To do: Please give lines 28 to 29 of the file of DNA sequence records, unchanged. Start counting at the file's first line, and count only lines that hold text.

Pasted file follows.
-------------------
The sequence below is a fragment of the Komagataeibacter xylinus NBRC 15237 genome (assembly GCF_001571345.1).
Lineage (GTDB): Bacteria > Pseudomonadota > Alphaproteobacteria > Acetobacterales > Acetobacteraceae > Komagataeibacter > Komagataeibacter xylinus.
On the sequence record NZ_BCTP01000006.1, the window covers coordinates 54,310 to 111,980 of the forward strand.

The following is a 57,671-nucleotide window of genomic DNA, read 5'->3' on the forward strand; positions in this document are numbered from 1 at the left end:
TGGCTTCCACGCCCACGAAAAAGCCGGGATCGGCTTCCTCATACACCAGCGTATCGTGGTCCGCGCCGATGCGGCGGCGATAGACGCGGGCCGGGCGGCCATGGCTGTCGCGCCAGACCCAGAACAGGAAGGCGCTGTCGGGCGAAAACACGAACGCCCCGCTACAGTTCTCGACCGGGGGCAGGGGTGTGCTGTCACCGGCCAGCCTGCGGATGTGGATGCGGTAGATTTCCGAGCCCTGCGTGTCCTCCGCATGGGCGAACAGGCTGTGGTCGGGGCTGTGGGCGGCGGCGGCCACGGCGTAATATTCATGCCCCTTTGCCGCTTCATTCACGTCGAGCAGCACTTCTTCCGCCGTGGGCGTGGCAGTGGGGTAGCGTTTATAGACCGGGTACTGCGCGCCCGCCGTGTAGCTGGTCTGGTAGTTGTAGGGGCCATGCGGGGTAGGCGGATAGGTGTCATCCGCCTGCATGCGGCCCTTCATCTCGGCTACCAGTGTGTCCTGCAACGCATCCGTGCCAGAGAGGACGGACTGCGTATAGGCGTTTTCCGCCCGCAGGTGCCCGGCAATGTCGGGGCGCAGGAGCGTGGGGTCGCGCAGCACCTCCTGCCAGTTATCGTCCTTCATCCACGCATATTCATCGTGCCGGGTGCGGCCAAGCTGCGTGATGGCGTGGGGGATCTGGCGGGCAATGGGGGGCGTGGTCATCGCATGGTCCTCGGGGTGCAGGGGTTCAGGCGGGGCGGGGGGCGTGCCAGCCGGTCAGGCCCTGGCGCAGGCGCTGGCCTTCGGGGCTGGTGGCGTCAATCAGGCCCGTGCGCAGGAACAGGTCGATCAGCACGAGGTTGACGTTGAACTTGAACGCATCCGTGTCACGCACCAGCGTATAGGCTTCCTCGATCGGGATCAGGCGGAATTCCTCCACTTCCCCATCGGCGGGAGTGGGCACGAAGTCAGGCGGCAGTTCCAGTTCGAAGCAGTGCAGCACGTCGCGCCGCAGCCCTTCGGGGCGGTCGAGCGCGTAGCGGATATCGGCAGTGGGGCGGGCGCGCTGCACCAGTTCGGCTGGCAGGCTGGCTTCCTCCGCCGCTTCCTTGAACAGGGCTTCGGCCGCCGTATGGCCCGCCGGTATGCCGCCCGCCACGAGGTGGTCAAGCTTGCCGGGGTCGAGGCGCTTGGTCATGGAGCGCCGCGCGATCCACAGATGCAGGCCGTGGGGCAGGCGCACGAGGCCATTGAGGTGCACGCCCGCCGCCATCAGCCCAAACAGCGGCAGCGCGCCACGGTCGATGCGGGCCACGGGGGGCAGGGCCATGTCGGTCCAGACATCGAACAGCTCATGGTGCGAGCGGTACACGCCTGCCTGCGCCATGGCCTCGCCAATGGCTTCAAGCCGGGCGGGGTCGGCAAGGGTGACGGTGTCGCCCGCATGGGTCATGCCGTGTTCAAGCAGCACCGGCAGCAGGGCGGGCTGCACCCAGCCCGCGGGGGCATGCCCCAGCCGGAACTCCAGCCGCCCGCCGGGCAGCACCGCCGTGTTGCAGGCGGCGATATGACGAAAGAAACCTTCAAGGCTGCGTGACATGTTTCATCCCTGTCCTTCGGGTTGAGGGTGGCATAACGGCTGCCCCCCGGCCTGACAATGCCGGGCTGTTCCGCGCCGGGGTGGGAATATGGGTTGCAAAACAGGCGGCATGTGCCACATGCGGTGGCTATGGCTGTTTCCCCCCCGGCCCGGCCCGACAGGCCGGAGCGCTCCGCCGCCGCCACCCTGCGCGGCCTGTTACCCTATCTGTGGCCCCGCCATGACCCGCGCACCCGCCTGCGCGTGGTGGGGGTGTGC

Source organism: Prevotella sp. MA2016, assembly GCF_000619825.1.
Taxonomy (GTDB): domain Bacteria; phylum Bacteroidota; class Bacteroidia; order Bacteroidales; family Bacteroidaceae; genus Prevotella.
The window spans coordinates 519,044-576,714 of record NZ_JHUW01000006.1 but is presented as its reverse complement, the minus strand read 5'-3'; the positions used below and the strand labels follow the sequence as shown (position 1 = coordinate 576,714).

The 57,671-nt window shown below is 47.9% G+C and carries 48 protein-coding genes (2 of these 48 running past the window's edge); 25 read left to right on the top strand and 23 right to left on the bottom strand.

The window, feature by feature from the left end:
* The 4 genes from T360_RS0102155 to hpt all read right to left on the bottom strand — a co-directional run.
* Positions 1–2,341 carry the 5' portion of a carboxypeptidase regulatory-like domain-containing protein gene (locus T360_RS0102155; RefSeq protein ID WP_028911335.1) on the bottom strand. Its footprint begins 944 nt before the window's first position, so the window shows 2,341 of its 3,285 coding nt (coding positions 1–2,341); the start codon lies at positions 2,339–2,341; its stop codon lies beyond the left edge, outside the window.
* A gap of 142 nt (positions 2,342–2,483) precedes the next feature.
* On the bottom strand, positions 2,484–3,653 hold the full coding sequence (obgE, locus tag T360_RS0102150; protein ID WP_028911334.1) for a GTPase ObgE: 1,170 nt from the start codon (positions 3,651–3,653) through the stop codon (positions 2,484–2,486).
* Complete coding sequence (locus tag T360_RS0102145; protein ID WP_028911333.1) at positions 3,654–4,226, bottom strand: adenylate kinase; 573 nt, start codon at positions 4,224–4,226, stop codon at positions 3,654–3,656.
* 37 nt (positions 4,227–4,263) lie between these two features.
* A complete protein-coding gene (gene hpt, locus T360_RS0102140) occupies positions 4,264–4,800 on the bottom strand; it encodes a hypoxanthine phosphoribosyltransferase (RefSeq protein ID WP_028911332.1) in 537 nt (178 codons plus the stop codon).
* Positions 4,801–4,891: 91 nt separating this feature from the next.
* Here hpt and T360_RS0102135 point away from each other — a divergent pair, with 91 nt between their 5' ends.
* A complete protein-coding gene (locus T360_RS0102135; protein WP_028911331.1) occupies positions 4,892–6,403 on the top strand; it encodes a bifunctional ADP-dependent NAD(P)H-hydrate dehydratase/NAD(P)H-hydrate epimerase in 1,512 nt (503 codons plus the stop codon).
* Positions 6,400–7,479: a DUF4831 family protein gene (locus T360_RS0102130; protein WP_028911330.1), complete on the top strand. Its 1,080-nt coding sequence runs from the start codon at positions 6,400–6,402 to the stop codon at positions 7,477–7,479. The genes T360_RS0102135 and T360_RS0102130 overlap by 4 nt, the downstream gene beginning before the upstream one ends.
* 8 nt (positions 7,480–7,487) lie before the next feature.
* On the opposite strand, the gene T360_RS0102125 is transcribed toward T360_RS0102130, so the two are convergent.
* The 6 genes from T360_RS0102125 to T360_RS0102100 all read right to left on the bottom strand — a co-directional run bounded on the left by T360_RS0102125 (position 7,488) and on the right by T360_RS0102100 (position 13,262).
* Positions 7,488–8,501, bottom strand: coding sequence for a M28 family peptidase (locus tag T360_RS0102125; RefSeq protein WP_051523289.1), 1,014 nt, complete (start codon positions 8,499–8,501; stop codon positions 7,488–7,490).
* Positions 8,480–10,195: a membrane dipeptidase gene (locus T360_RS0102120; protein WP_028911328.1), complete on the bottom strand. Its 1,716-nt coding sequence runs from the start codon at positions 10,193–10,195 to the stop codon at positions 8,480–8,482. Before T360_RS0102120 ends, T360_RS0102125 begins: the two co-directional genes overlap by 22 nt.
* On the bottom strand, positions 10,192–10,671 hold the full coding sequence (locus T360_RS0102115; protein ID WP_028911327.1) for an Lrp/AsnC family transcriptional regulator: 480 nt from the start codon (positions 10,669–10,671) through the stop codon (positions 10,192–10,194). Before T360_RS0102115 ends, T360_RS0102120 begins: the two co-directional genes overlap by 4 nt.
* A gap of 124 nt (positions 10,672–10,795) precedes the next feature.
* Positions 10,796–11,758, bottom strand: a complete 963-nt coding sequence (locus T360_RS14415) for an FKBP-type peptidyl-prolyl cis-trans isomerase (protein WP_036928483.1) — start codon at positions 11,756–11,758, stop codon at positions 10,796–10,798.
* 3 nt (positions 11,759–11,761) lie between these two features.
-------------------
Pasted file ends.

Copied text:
* A gap of 124 nt (positions 10,672–10,795) precedes the next feature.
* Positions 10,796–11,758, bottom strand: a complete 963-nt coding sequence (locus T360_RS14415) for an FKBP-type peptidyl-prolyl cis-trans isomerase (protein WP_036928483.1) — start codon at positions 11,756–11,758, stop codon at positions 10,796–10,798.